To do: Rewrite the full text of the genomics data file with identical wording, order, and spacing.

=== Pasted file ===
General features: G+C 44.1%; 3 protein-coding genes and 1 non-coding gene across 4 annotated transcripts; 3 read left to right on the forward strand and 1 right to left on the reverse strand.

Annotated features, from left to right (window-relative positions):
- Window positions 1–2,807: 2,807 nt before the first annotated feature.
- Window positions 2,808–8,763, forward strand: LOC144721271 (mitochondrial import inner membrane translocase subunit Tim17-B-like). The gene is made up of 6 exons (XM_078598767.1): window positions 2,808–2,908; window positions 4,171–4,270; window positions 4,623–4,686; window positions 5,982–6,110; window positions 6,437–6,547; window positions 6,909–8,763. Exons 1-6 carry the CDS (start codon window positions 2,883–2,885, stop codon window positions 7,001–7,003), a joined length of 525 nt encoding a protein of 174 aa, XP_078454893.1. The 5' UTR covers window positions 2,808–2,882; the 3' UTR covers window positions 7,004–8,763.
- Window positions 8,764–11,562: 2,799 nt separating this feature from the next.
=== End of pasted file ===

General features: G+C 44.1%; 3 protein-coding genes and 1 non-coding gene across 4 annotated transcripts; 3 read left to right on the forward strand and 1 right to left on the reverse strand.

Annotated features, from left to right (window-relative positions):
- Window positions 1–2,807: 2,807 nt before the first annotated feature.
- Window positions 2,808–8,763, forward strand: LOC144721271 (mitochondrial import inner membrane translocase subunit Tim17-B-like). The gene is made up of 6 exons (XM_078598767.1): window positions 2,808–2,908; window positions 4,171–4,270; window positions 4,623–4,686; window positions 5,982–6,110; window positions 6,437–6,547; window positions 6,909–8,763. Exons 1-6 carry the CDS (start codon window positions 2,883–2,885, stop codon window positions 7,001–7,003), a joined length of 525 nt encoding a protein of 174 aa, XP_078454893.1. The 5' UTR covers window positions 2,808–2,882; the 3' UTR covers window positions 7,004–8,763.
- Window positions 8,764–11,562: 2,799 nt separating this feature from the next.